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UH Astronomers Find 11 New Jupiter Moons

by Scott Sheppard and David Jewitt


Three images of a newly found satellite (circled) show
its motion relative to the background

Discovering new objects has always been a thrill for astronomers. Galileo began the modern era of astronomical discovery in 1609, when he used his homemade telescopes to discover the 4 largest moons of Jupiter. In late 2000, four astronomers from the University of Hawai‘i Institute for Astronomy discovered 11 new outer satellites of Jupiter using the UH 2.2-meter (88-inch) telescope atop Mauna Kea. This raises the number of known moons of Jupiter to 28, and more than doubles the number of known outer satellites.

Aided by Dr. Yanga Fernandez and Dr. Eugene Magnier, we found the satellites during a systematic search of space near Jupiter. The discoveries resulted from a combination of the fine seeing over Mauna Kea, a large telescope, and one of the world's largest CCD imaging cameras, which was developed at the IfA in 1996.

The discoveries are the largest number of satellites ever found at one time, and mean that there could be hundreds of satellites larger than about 1 mile in diameter around Jupiter.

The new satellites are far smaller than Jupiter's largest moons. They are about 2 to 4 miles in diameter, which puts them among the smallest known satellites in the solar system. By comparison, Jupiter's largest satellite, Ganymede, is larger than the planets Mercury and Pluto. The 11 newly discovered satellites join 9 previously known, all of which follow "irregular orbits," meaning their orbits are large, highly elliptical, and inclined to Jupiter's equator. They fall into three distinct groups: (1) Nine have orbital radii of about 13 million miles and orbit the planet in the direction opposite to its rotation (retrograde orbits). They join 5 previously known moons with similar dynamical characteristics. (2) One has an orbital radius of about 7.5 million miles and orbits the planet in the same direction as its rotation (prograde orbit). It joins 4 previously known moons with similar characteristics. (3) The other new satellite, actually discovered in 1975 but lost until now, has a prograde orbit with an orbital radius of about 4 million miles, and is dynamically dissimilar to any other known outer satellite of Jupiter.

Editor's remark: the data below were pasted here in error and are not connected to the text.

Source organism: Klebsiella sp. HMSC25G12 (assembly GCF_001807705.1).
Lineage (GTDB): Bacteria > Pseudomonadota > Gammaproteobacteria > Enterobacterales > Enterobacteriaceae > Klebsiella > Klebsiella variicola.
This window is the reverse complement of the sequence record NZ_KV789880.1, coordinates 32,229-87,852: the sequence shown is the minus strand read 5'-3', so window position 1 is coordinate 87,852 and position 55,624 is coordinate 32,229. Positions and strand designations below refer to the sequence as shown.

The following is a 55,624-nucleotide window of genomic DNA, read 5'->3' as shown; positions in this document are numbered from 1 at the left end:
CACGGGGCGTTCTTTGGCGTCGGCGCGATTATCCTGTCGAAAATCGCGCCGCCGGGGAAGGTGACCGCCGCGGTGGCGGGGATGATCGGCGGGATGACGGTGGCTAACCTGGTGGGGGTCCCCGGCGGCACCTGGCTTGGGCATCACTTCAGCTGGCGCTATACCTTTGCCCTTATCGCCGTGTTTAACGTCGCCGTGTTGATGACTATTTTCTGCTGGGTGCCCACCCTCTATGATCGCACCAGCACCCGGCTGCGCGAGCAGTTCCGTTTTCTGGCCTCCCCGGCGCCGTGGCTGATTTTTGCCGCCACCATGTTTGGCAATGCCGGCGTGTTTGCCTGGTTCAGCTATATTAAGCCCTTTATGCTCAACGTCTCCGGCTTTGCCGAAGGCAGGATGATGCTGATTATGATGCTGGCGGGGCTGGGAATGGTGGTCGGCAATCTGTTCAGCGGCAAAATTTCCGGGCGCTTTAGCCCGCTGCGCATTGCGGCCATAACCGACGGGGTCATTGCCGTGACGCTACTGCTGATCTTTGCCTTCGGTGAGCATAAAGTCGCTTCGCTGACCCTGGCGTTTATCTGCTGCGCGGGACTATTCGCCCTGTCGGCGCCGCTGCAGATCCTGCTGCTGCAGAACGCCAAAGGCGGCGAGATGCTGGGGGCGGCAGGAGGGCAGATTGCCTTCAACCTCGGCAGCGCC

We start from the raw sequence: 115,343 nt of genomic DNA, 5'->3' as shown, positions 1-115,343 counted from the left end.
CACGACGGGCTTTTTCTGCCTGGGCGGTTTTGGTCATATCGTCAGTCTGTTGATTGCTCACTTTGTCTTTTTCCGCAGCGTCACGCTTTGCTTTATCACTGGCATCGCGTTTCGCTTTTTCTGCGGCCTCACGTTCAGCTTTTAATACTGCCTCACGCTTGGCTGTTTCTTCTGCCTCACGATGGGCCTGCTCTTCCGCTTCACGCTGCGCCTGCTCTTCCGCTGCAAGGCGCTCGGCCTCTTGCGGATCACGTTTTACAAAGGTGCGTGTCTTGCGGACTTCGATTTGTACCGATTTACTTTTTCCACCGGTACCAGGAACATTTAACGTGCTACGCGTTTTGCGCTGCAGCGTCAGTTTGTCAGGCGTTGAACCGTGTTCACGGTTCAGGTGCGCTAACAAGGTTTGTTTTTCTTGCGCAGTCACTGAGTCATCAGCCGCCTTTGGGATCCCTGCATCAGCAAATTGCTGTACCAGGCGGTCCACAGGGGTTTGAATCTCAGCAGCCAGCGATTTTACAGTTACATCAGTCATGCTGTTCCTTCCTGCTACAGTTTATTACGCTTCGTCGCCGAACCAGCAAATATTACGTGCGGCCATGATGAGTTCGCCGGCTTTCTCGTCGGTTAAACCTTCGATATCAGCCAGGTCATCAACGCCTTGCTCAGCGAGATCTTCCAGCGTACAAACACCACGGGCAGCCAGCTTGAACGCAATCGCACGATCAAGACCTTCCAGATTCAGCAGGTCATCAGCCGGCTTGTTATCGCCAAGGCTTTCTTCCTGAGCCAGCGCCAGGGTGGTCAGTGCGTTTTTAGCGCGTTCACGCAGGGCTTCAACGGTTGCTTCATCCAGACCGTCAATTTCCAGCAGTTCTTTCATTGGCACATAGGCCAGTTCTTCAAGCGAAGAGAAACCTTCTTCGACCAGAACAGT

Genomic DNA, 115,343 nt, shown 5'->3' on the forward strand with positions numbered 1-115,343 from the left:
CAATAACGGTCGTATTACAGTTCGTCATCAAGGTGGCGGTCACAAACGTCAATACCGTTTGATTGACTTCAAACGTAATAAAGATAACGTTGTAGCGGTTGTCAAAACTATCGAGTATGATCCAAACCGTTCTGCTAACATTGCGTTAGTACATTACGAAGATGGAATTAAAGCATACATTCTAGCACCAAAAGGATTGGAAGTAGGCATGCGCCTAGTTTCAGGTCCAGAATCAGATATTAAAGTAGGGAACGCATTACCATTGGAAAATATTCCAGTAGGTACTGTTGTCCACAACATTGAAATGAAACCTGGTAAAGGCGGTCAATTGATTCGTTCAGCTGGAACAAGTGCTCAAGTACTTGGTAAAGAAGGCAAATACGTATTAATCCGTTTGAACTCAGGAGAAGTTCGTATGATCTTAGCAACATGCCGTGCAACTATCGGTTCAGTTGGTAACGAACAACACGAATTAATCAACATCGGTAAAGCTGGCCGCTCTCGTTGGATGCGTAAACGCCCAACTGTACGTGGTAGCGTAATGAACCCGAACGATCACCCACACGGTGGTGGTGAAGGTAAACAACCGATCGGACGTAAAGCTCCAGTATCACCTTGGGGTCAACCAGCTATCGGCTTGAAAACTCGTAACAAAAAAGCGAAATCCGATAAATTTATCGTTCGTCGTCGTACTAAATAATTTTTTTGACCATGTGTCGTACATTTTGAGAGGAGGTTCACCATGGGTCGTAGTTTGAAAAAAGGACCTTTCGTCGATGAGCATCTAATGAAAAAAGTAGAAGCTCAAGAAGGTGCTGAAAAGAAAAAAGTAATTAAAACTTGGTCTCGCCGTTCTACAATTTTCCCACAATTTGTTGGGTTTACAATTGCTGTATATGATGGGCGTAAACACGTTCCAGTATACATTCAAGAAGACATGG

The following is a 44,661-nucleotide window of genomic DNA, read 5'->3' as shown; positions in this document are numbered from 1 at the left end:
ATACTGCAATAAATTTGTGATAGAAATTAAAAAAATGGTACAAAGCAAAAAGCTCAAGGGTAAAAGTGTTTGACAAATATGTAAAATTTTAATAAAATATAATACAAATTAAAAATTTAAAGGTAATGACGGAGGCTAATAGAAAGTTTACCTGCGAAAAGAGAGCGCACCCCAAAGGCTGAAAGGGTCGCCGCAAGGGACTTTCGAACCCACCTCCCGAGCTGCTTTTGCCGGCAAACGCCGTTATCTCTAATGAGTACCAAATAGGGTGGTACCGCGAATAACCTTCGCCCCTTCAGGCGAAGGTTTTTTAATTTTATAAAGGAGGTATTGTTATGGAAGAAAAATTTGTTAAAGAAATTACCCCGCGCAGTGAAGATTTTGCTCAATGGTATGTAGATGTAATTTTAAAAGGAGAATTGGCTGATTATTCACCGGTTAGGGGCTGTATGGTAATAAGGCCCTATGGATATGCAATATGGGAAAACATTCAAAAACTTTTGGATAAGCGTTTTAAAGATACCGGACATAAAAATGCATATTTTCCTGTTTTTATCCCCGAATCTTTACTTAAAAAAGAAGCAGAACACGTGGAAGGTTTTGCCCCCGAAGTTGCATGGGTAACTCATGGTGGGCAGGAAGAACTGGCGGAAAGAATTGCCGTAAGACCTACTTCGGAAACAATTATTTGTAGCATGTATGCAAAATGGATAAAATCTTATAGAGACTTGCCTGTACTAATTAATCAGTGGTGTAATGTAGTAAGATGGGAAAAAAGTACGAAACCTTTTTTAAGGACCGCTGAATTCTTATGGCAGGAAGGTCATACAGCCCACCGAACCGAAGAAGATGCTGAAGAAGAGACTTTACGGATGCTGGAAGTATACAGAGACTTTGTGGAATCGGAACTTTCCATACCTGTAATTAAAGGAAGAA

Early in the history of the solar system, these irregular satellites were probably asteroids orbiting the Sun when the young planet Jupiter captured them. The best evidence for this hypothesis is the retrograde orbits of some these satellites. However, it was not easy for Jupiter to directly capture a passing asteroid. Some of the asteroid's kinetic energy had to be dissipated to slow it enough for Jupiter to capture it. Scientists theorize that the young Jupiter had a bloated atmosphere that extended much beyond its current cloud tops. Friction with this atmosphere could have slowed the asteroids enough to allow them to be captured. The fact that some of the satellites belong to "families" with similar orbital characteristics supports this hypothesis. Perhaps these families formed when the original bodies broke up on capture, because of the pressure exerted by impact with the extended atmosphere.

Congratulations to graduate student Scott Sheppard, who won the 2001 Helen Jones Farrar/ARCS Scholarship worth $5,000 for his work on Jupiter satellites.